“Edward McCormick’s first cousin Leander McCormick-Goodhart was David’s godfather, owner of Langley Park and a private assistant in Washington to the British Ambassador, Lord Lothian. He worked on the development of the Lend-Lease program.
“Consequently, David would have been classified as a ‘prominente,’ a potentially useful bargaining tool. The family was very grateful he sent food parcels to my father in the POW camp.”
Families of POWs were allowed to obtain special airmail forms to write letters to their loved ones, subject to strict censorship. Many of David’s letters back to Pamela and his parents are in the book.
During a risky escape from the prison camp, David was recaptured. His daughter feels that the McCormick name helped him from being summarily executed, which was “the fate of most prisoners trying to escape.”
A year after their wedding in July 1945, the young couple set sail on the SS Argentina for a belated honeymoon and a visit to the Chicago McCormicks.
“We were hailed in Chicago as the poor, dear, heroic British, and I was showered with presents, nylons, shoes, dresses, and swim suits. Their spontaneous generosity was endearing and they even offered us use of their homes.”
David’s aunt Joan arranged for her to be photographed by the leading portrait photographer Philippe Halsman. Pamela wrote of this unusual experience in her diary:
“Suddenly, I found myself all dolled up in a hired evening dress with an unrecognizable hairdo, seemingly unable to live without a face cream I hardly ever used. It was fun, fun for which I received $100 and an enormous supply of cosmetics, which I posted home to my mom.”
Miranda McCormick started on the other side of publishing, editing the works of well-known authors such as Lord Kenneth Clark and travel writers Freya Stark and Patrick Leigh Fermor.
“Knowing that my mother possessed a large literary archive, I had been thinking of writing for a long time. In terms of my research, I was fortunate to have nearly all I needed under my own roof.
“I did, however, have to give myself something of a crash course in the history of World War II. This publication made me realize that some of us are simply late developers.
“It is never too late if you set your mind to it.”
We asked Miranda if she had any tips for people who would like to write, particularly those interested in tackling their own family histories. She was kind enough to provide us with a few pieces of sound advice:
“First of all, I’d advise everybody to resist the temptation to throw out any family papers without going through them first. Even if you yourself aren’t intending to write anything about them, your children or grandchildren might, so you could be cheating them of a valuable inheritance.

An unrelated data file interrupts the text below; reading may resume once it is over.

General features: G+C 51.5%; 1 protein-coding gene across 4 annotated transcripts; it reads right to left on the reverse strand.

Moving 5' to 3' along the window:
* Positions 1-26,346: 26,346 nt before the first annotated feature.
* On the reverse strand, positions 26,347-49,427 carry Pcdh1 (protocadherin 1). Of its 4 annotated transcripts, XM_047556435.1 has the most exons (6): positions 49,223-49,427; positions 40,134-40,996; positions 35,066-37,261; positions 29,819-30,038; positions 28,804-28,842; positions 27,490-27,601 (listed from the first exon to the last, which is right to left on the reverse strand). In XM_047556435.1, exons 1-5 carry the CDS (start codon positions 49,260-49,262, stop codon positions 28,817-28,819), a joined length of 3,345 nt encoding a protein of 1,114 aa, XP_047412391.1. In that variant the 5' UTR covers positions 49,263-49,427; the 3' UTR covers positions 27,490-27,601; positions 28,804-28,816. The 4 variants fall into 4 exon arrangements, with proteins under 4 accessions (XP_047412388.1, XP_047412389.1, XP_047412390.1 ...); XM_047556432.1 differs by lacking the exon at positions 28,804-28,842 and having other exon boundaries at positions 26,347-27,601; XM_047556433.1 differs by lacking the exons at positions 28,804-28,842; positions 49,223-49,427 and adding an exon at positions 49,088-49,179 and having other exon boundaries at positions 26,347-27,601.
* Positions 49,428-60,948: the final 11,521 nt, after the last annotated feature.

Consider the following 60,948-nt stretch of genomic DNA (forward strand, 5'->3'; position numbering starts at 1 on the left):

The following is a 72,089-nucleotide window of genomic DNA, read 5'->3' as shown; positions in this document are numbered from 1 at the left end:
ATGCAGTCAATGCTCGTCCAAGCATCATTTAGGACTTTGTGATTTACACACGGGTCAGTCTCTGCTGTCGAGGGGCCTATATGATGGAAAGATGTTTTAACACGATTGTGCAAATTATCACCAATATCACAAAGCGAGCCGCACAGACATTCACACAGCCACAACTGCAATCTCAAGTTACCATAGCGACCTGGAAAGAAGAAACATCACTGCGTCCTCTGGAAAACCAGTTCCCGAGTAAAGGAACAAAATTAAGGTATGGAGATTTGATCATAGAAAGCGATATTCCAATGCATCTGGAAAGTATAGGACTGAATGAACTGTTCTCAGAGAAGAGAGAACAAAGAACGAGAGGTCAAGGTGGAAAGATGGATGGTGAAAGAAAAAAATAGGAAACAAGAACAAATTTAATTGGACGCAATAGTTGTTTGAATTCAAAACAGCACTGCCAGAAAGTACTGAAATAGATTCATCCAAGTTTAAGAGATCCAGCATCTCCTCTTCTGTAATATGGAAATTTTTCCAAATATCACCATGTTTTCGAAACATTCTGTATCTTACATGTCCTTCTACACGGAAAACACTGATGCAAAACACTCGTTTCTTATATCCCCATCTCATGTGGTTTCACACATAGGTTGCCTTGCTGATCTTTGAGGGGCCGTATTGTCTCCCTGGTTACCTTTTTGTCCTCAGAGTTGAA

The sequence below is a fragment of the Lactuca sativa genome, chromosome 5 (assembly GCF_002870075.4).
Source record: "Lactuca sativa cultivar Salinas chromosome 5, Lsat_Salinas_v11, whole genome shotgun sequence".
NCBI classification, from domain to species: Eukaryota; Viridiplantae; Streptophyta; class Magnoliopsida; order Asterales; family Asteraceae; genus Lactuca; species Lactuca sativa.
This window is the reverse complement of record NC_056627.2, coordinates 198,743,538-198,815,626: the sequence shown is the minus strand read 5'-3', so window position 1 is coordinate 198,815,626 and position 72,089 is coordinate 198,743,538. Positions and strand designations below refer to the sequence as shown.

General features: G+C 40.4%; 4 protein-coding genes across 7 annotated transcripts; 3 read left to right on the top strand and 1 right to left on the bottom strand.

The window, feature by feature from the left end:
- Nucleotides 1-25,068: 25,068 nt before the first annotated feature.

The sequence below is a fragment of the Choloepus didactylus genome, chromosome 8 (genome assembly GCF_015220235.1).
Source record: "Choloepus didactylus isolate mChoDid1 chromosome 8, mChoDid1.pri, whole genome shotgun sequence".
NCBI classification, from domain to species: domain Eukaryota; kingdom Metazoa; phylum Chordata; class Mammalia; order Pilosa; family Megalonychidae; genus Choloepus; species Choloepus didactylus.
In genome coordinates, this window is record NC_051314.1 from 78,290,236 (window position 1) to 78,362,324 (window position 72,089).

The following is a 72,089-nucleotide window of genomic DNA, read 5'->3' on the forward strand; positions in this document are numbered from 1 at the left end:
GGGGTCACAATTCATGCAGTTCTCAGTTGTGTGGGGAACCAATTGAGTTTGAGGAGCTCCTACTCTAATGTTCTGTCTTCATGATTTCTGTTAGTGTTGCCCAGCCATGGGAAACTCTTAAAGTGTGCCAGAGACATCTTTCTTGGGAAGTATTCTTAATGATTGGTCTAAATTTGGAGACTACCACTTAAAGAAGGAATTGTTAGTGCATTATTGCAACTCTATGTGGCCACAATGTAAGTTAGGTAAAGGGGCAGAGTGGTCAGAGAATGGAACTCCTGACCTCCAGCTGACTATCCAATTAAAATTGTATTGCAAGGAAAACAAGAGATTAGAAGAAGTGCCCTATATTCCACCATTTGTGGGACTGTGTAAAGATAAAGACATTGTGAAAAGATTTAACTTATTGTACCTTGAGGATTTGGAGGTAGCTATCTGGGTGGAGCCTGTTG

“Secondly, you must decide if what you will write is just for the family in a private publication or whether you want to appeal to a wider audience. In the latter case, you need to look for a peg on which to hang your memoir. In my case, I realized I had enough of general interest to agrarian, military, and social historians.
“Finally, it is important to get someone impartial to read through your first draft to warn you what sections would be of no possible interest to anyone outside the family. I had to cut my original typescript by about a third before it was finally accepted by The History Press.”
And the result is certainly appealing. Miranda has shaped her family treasures into a personal and compelling portrait of hardship and sacrifice during World War II. This fascinating account of her influential ancestors spans over years and oceans, from the United Kingdom and North Africa to the United States, centering on the familial and romantic connections made along the way. (And we think it is fair to say that another important connection is that of the McCormicks to Chicago.)
While her book focuses on the past, Miranda is looking to the future of her family with its publication: her author proceeds will be donated to benefit a young descendent of her mother’s family (the Streets), who faces learning disabilities. This will be accomplished through a branch of the Royal Mencap Society, a UK-based charity working to challenge existing attitudes and prejudices while fighting for equal rights and greater opportunities for people with learning disabilities.
To learn more about Farming, Fighting and Family, visit Trafalgar Square Publishing’s website: email@example.com.